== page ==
DEAD MEN SPEAK
Dead men don’t walk but they do speak.
I heard the news report with disinterest and filed it in the unconscious recess of useless information. I had more important things to thin about -- 3,000 eggs to set this morning and the heater in barn “C”. Frank said it went out sometime last night. In other words, my day was a mess.
The overnight rain still hung heavy, the haze filtering my view down the valley toward the Checuomagen. Living on the edge of a National Forest hand its benefits, predators weren’t one of them. The hole in the netting caught my attention immediately.
“Frank…” I yelled when I saw her, head to one side at an unnatural angle, my prize Chinese fantail. The door flung open scattering pheasants to the corner of the pen. Wood shaving dust rose as I ran, skidding to Marta’s side. She didn’t move.
Raccoons are carnivores and the delicate pheasant never had a chance. I cradled her body as multi-colored feathers lay around my knees. Hot tears dripped on my hands, mixed with blood and fell on the broken eggs she had protected, now cracked open and sucked clean.
Frank scattered shavings as he fell next to me.
“Oh, mom. No… Not Marta. She had just starting laying…”
My eldest, always passionate, like his father, sat heaving; staring at the shards of what had been the basis of our planned expansion, our future.
“I…She…” the sobs stole my very breath. “She was Pappi’s…His last. How could I have been so careless?”
“Momma…it’ll be OK.” I looked deep into green eyes, so like Pappi’s. His lip quivered and I could almost see his heart being crushed like the eggshells clinging to his pant legs.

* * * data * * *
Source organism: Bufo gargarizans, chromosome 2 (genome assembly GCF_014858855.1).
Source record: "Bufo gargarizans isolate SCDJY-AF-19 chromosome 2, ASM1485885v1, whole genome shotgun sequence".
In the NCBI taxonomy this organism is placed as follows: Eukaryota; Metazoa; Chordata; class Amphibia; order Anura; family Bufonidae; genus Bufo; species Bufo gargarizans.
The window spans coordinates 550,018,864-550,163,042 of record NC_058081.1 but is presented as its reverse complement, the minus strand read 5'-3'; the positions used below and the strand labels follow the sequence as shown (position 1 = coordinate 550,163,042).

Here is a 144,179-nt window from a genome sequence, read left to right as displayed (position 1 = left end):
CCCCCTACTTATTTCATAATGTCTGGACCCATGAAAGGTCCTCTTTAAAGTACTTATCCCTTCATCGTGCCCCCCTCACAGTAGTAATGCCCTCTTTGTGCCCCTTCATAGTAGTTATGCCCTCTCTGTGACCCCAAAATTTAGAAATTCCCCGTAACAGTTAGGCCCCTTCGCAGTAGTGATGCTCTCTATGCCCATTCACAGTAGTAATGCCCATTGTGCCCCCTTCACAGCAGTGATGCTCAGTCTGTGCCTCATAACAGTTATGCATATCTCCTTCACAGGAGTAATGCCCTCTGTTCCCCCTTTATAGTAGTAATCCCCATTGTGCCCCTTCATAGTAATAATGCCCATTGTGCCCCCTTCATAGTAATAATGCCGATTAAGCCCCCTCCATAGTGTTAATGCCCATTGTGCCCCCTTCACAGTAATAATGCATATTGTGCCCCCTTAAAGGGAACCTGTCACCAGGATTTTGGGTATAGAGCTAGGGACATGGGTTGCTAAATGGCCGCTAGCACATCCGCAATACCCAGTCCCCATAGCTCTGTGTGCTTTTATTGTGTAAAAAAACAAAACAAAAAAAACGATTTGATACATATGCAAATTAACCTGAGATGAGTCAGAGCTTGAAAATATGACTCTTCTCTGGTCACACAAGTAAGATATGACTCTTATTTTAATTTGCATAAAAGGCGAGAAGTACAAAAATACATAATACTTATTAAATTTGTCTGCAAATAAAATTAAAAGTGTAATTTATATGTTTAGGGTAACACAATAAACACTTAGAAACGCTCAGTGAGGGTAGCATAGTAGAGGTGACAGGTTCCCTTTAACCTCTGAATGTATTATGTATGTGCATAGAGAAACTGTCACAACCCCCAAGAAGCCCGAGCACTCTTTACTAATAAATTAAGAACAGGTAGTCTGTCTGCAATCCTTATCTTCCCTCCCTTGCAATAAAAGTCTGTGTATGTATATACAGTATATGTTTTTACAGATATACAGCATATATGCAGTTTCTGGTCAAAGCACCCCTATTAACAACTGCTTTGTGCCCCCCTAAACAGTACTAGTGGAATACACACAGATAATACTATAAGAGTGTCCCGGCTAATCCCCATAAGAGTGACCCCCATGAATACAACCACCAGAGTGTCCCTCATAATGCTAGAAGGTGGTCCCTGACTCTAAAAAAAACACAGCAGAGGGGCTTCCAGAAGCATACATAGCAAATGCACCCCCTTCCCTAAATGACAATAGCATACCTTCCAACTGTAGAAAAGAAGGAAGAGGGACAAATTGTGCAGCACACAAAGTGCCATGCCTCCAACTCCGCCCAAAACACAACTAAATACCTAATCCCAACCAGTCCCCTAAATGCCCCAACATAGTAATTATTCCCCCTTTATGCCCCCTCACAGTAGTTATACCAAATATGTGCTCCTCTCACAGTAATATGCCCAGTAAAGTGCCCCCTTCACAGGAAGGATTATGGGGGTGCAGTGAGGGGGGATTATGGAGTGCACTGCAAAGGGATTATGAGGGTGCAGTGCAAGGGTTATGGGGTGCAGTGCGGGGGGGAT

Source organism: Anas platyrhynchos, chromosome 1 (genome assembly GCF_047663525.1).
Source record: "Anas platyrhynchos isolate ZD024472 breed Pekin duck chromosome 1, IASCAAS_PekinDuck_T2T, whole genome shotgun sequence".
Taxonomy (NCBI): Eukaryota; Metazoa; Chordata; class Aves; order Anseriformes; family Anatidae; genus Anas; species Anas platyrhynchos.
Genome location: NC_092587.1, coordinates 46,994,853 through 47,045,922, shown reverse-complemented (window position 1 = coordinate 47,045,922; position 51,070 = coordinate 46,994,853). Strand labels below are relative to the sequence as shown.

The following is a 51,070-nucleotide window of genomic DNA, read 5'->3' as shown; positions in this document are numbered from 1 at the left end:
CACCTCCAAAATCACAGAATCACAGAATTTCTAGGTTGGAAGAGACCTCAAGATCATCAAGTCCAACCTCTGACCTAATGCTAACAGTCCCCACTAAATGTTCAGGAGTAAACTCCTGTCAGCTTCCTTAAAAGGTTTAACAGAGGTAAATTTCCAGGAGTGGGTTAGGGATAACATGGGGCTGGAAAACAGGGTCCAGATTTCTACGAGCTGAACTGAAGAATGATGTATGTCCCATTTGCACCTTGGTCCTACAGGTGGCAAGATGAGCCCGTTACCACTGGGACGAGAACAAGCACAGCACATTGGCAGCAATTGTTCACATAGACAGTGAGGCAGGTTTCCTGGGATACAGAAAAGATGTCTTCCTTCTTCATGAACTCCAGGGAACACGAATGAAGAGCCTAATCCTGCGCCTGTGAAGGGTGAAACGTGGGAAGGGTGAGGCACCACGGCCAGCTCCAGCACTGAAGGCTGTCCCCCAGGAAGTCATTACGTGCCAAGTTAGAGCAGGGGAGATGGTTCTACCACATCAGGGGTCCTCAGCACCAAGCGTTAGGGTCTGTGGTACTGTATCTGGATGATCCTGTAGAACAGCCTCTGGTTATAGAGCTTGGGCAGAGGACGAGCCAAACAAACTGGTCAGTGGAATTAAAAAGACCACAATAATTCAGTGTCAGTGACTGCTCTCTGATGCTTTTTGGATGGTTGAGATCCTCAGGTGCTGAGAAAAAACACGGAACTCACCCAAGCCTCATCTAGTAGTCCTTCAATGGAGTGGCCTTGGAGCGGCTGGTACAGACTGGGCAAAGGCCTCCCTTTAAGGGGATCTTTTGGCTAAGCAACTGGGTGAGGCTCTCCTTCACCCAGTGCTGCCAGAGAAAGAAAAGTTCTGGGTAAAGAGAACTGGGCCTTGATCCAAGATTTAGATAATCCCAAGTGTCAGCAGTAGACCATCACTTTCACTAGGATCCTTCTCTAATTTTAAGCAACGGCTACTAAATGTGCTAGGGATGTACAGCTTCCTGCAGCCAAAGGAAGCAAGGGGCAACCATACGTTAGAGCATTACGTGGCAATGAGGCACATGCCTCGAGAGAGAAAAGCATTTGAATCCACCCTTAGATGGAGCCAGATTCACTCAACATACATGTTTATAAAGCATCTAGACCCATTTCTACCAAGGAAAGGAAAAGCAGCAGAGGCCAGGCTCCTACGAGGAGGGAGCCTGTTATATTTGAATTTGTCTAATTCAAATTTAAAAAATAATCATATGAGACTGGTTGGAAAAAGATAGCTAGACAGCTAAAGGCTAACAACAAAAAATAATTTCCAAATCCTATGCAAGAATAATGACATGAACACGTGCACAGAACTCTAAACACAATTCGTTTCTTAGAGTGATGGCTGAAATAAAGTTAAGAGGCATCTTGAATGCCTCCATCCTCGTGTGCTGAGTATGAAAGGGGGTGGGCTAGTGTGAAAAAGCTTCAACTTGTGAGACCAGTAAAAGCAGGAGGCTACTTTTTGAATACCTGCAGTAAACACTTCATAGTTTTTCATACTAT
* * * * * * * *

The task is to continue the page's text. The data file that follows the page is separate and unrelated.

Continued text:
“No… This was Pappi’s legacy. We hand carried the eggs back from China. Pappi worked for two years to get government clearance. We incubated them in a box on the kitchen table.” That had been two years ago. Only two hens hatched, and only Marta survived. But three roosters and one hen could build a flock…could build a future. My tears came fresh again, not for Marta, not for Pappi, but for me.
The accident was fresh. Just beyond the gossamer veil of denial I stood in the shed watching EMT’s trying to extricate my husband from under bucket of the front-end loader. Why had he been repairing it while it was running? As their movements slowed, I knew the outcome.
I was startled as I heard truck tires crunched on the farm drive. “What’s John doing here at 7:30 a.m.?” The village postmaster, he rarely delivered mail anymore, and never brought to the house
“Mornin’ Jenny,” John said coming in the pen. “Everything alright?”
“Coons did some damage overnight…nothin’ new.” My attempt to chuckle was more of a squawk. “Is there a problem with a shipment? What else would bring you out so early?”
“No, nothing like that. Did you hear the news?”
“Sorry? What are you getting’ at John?”
“Guy over in Medford used to work for me was arrested over the weekend. Police found 2 bags of mail he never delivered. I’ve been sortin’ it. Mostly bills, shoppers, that kind of thing. But I found this…” He held out a pink envelope.
My eyes widened as I saw the handwriting, I nearly dropped in my shaking hands.
The postmark read two years earlier. The Valentines card was comic, a lady in a hat. But it was his added sentiment that started tears afresh.
“Jenny, I love you,” it read. “And no matter the trials we go through, we not only have each other, we have our family. They are our future, our past, our mark on this world. Don’t ever think I don’t value your hard work, your love for our little “birdies.” If today is God’s gift to us, I’m thankful that he added a little ol’ farm lady to share it with me. Don’t let the clouds take that away.”
He had written it when we were struggling to get approval to go to China. One trial we had rejoiced in together as we were victorious. I searched John’s face and he smiled.
I walked him to his car as the sun broke through a hazy cloud. I put the card in my jacket as I walked toward the barns. There was work to be done, a future to keep building. After all a dead man told me.
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